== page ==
While not directly related to the CCPA, the Committee then heard Assembly Bill 1138, authored by Assemblyman James Gallagher (R – Yuba City), which would prohibit social media platforms from permitting children under the age of 13 (amended at the hearing with the consent of Assemblyman Gallagher from the age of 16) to create accounts on those platforms without the consent of the child’s parents. That bill had broad support and passed 8-0.

Two bills authored by Assemblyman Marc Berman (D – Palo Alto) were then heard. The first, Assembly Bill 1146, would exempt warranty-related information shared between new car manufacturers and dealers, from the CCPA’s purview.  That bill passed the Committee 7-0.  The second, Assembly Bill 1564, would require that businesses must provide either a designated toll-free telephone number or a designated website address and physical address for the submission of verifiable consumer requests under the CCPA.  The bill also passed the Committee by a 7-0 vote.

The Committee then moved on to Assembly Bill 25, authored by Chairman Chau. AB 25 is a much-needed clarification that would provide that employment-related information collected by employers about their employees and independent contractors is not “personal information” subject to the CCPA (and, in particular, the CCPA’s right to be forgotten, which critics warned could require businesses to delete information about sexual harassment and other complaints about employees on a demand by those employees).  Alistair McTaggart opposed almost every privacy bill considered at the hearing, but expressed mild support for AB 25, noting that while his organization, Californians for Consumer Privacy officially took no position on the bill, it was time to “put this issue to bed.”  The bill passed 7-0.

Privacy advocates, including the ACLU and the Electronic Frontier Foundation, strongly criticized the Committee in advance of Tuesday’s hearing, claiming that the Committee would only hear bills advocated by business interests that “weakened” the CCPA. The Committee, they suggested, has decided not to strengthen the CCPA by passing bills like the Privacy for All Act, and instead folded to business interests.  But as detailed above, a look at the content of the bills that the Committee considered reveals that they are largely clarifying, addressing long-standing and well-known ambiguities in the CCPA.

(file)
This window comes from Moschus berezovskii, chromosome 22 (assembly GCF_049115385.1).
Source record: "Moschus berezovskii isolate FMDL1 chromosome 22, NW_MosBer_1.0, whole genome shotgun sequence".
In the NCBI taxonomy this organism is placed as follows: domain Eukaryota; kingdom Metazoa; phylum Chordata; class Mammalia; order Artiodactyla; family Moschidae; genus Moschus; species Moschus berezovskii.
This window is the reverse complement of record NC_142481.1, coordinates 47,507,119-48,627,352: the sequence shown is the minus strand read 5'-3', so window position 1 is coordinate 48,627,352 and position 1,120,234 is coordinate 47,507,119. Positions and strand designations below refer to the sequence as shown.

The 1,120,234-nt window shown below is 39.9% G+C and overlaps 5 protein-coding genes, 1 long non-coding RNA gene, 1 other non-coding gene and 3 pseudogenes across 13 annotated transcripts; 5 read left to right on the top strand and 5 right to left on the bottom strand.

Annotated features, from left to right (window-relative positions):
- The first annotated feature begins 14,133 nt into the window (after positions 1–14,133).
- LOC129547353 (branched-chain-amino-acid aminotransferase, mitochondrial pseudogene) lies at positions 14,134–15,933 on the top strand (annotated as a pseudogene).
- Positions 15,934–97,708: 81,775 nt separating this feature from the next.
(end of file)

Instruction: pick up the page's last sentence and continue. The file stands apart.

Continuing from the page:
A handful of CCPA-related bills will be heard by the Committee at its next hearing on April 30. In addition, Senate Bill 561 authored by Senator Hannah-Beth Jackson (D – Santa Barbara), which would add a full private right of action to the CCPA and would eliminate the 30-day safe harbor, is also set for hearing before the Senate Appropriations Committee on April 29.  That bill remains in its original form – with no amendments – despite repeated commitments from Senator Jackson at the Senate Judiciary Committee hearing to work with business interests to consider changes almost a month ago.

With the upcoming deadlines, there will be a flurry of activity in the coming weeks on bills related to the CCPA. We’ll keep you informed of the progress of that proposed legislation on this ‘blog.